“The Prison” is a ferociously effective genre film from Korea that feels like the kind of movie Hollywood will remake in its own image. But adding star power and the English language won’t necessarily improve things, as “The Prison” is brutally entertaining just the way it is.
Rae-Won Kim is You-gun Song, a cop thrown behind bars on charges of hit-and-run, among other crimes. He has a reputation for a hair-trigger temper — his nickname is The Grim Reaper — and he proves it on his first day, picking a fight with one of the local goons. All of this attracts the attention of the coolly philosophical Ik-Ho Jung (Suk-Kyu Han), the convict kingpin who runs this joint, including the prisoners, the guards and even the warden.
He moves Kim into his wing where his gang lives in relative luxury. They’re even let out to commit crimes whose profits are brought back and split among the warden and the prisoners. Kim and Jung respect each other for their skills and smarts, but there’s also an undercurrent of suspicion. Who, if anyone, is getting played here?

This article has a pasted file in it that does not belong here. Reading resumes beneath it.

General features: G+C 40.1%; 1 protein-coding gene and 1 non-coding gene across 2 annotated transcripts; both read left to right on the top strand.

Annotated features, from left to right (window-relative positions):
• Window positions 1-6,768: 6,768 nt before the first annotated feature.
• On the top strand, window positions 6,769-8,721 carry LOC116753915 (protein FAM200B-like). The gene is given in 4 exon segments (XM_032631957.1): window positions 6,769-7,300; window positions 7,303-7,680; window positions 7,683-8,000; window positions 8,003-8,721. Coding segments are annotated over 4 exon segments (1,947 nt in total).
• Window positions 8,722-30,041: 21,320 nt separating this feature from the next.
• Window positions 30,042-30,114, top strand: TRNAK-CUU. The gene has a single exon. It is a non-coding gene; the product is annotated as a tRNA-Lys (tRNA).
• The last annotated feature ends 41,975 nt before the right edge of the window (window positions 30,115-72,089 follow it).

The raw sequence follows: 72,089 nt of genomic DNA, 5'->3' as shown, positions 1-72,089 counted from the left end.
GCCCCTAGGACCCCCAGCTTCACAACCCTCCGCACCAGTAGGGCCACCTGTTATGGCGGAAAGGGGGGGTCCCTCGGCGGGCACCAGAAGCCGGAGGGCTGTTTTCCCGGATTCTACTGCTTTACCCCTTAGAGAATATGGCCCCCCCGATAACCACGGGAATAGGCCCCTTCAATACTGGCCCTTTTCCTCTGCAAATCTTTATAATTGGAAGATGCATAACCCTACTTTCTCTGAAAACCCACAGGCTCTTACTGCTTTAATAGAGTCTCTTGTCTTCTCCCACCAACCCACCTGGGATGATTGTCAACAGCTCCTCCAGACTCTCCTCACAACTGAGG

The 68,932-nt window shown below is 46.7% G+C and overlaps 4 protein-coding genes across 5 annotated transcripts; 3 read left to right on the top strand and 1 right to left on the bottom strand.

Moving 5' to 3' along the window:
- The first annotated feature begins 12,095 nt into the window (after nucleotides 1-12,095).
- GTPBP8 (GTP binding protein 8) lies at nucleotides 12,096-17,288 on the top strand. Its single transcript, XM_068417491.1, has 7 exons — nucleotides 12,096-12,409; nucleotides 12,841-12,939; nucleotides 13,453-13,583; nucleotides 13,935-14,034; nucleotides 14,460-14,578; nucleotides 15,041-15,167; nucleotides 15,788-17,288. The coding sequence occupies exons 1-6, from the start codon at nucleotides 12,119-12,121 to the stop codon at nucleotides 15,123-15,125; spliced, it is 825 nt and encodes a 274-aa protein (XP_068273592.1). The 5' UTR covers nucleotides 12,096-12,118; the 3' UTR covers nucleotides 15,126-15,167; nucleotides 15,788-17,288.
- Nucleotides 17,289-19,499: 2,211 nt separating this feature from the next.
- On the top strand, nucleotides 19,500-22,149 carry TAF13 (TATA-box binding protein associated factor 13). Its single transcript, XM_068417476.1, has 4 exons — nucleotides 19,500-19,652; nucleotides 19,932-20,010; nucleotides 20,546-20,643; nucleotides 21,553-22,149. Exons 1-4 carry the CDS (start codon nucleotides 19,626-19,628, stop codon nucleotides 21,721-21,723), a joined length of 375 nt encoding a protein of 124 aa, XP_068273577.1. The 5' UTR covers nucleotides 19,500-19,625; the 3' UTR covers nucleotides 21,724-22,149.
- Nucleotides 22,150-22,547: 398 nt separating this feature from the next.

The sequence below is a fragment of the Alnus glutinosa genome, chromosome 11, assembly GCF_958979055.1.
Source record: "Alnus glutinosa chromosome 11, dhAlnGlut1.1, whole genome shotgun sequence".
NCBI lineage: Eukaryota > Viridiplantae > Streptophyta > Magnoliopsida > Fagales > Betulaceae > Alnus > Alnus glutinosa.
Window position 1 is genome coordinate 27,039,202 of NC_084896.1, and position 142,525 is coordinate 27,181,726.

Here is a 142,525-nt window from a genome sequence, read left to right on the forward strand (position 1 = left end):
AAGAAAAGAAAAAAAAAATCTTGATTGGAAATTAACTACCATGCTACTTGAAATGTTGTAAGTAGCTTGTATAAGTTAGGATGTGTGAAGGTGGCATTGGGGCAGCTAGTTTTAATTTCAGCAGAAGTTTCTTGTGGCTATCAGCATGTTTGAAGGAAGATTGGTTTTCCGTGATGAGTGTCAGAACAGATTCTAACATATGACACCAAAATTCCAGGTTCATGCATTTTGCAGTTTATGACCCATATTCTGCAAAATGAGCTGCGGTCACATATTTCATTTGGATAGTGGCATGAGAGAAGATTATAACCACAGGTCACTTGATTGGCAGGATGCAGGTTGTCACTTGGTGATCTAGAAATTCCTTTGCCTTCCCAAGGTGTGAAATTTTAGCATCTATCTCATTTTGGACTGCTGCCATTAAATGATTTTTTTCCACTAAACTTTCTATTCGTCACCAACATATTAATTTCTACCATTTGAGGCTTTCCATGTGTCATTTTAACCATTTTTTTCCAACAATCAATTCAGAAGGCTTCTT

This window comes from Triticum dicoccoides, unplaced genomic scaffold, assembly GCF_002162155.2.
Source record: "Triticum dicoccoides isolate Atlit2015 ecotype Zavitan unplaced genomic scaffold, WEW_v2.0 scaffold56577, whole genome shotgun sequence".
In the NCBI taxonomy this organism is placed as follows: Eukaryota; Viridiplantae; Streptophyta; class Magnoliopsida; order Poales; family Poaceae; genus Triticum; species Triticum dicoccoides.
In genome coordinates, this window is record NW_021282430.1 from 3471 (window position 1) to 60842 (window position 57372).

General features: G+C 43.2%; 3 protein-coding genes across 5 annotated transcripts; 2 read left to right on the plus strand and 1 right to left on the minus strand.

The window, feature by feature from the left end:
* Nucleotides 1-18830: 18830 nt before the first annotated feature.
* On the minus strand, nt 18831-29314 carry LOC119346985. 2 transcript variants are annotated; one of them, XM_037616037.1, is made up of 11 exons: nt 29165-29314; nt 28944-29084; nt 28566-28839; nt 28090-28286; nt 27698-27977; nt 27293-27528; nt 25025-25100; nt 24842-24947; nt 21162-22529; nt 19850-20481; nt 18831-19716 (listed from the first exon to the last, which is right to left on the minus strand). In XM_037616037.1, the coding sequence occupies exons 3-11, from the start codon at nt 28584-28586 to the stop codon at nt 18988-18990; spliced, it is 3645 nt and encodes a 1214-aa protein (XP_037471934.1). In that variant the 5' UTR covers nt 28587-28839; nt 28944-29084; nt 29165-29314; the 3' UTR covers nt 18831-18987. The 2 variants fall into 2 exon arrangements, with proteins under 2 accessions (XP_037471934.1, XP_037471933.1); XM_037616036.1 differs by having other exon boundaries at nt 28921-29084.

Make a wrong move and you might get an eye gouged out or a hand amputated by a buzzsaw, or be tossed into an industrial metal crusher. If you’re wondering if “The Prison” is exceedingly violent, there’s your answer.
The film could be viewed as a commentary on Korean authority and corruption. But there’s no need to know anything about Korean politics to appreciate Kim and Han’s strong screen presence or director Na Hyun’s stark, no-nonsense sensibility.
Don’t wait for Hollywood to mess this one up.
In Korean with English subtitles
Exclusive: AMC Grapevine Mills
☆☆☆☆ (out of five)
Director: Na Hyeon
Cast: Han Suk-Kyu, Kim Rae-on
Rated: Unrated (extreme violence, strong language)
Running time: 125 min.